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PostPosted: Tue Apr 26, 2011 7:25 pm 
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Joined: Mon Mar 14, 2011 12:54 pm
Posts: 483
My Yr 5 daughter is now using the vocab builder programme from this website. Is anyone else using it? She has had 60% with her first couple of tries. Should I be expecting more at this stage in the prep process?

Also - just to share my current top tip for reluctant recorders of vocab: I recently bought her Pink Porcupine 'Flippers' which I got in WHSmiths - basically blank cards held together with a metal ring. If a word is unfamiliar I get her to write it down with its definition (and if I'm lucky an antonym on the reverse). This is by far the most successful way I've found of getting her to acknowledge words she doesn't actually know. Her reading comprehension is good, so she's always reluctant to admit that she doesn't actually know the specific meaning of the word.

I hope this doesn't contravene any advertising regulations!


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PostPosted: Wed Apr 27, 2011 4:25 pm 
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Joined: Wed Apr 25, 2007 9:08 pm
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Location: Not in a hole in the ground but in a land where once they dwelt-the Beormingas
Oh, I know the ones you mean! Used them myself last year to help me retain some facts for my, ahem, Science GCSE :oops: (Needed science gcse for my pgce this Sept)

Can't remember what my dcs scored initially when using the Vocab CD but it did get fairly monotonous after a while with them scoring full marks after several attempts :roll:

Le_ _ _ing *-* website has some pretty good exercises that are geared towards giving children ownership of the word rather than 'knowing' the word as in parrot fashion. Downside: it's not free and (U.S) English.

Trying not to breach any forum 'advertising' rules :)


Last edited by DIY Mum on Wed Apr 27, 2011 8:29 pm, edited 1 time in total.

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PostPosted: Wed Apr 27, 2011 7:37 pm 
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Location: Birmingham
AE Vocab are very good in my opinion, if somewhat torturous.

Also Schonnel spelling books

And of course freerice!

My ds1 did the vocab cd rom and again, his first attempts were pretty poor until he learned the words.


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PostPosted: Thu Apr 28, 2011 11:39 am 
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Joined: Mon Mar 14, 2011 12:54 pm
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My daughter has been doing the AE quizes for ages (in a slightly copywrite-infringing form from her initial tutor previously and now in the pukka books). She can do those because she is clever and logical but having done them she rarely knows the words again the next time I ask her, especially if they are out of context. She has a dyslexia diagnosis which makes abstract words especially difficult for her to retain.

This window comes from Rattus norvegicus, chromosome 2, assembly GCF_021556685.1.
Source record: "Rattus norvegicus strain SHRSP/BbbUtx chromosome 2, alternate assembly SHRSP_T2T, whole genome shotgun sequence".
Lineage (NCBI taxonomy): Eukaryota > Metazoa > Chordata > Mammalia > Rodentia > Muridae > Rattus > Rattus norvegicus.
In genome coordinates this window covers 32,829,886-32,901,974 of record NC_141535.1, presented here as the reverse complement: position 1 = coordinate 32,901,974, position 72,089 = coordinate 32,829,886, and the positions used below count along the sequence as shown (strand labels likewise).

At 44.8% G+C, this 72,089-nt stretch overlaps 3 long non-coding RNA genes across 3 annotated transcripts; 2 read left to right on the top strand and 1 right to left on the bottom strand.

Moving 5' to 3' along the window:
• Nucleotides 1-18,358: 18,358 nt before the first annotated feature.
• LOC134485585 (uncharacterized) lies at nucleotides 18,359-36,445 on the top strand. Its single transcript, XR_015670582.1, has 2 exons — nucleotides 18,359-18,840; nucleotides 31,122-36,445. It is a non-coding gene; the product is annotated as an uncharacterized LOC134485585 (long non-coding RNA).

As I understand it, part of the KE Foundation exam is synonyms and antonyms given out of context. That's the part I'm worried about!

I'm keeping her going with the cd, but once she's done the quiz she doesn't really want to talk about the words she got wrong. Early days though, so I'm praying that some will stick. *hopeful face*


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PostPosted: Thu Apr 28, 2011 7:03 pm 
Possibly you are doing it the wrong way round. You should list the main words and get her to learn them, as many as she can retain a week--say, ten. Then after a couple of weeks, give her the exercise in the book from which you have derived the words to see if she has retained them, as well as regular tests on them. I would use Schonell, however, rather than the AE words. Schonell 3rd includes all the main words from the AE books without the padding!

You are right. Intelligent children can deduce the words in this situation, but are unlike to retain them without a conscious effort. If they are the rare children who can pick up words after just one telling, then they won't need to do these books at all because they will already have a sizeable vocabulary.

Also, in the synonyms test, they sometimes see if the children know their parts of speech so they might give, let's say, the word definite with a choice of : certainty, probable, rare, positive. They need to know or, at the very least, have a feel for parts of speech in order to reject certainty as a noun and go for positive as an adjective.


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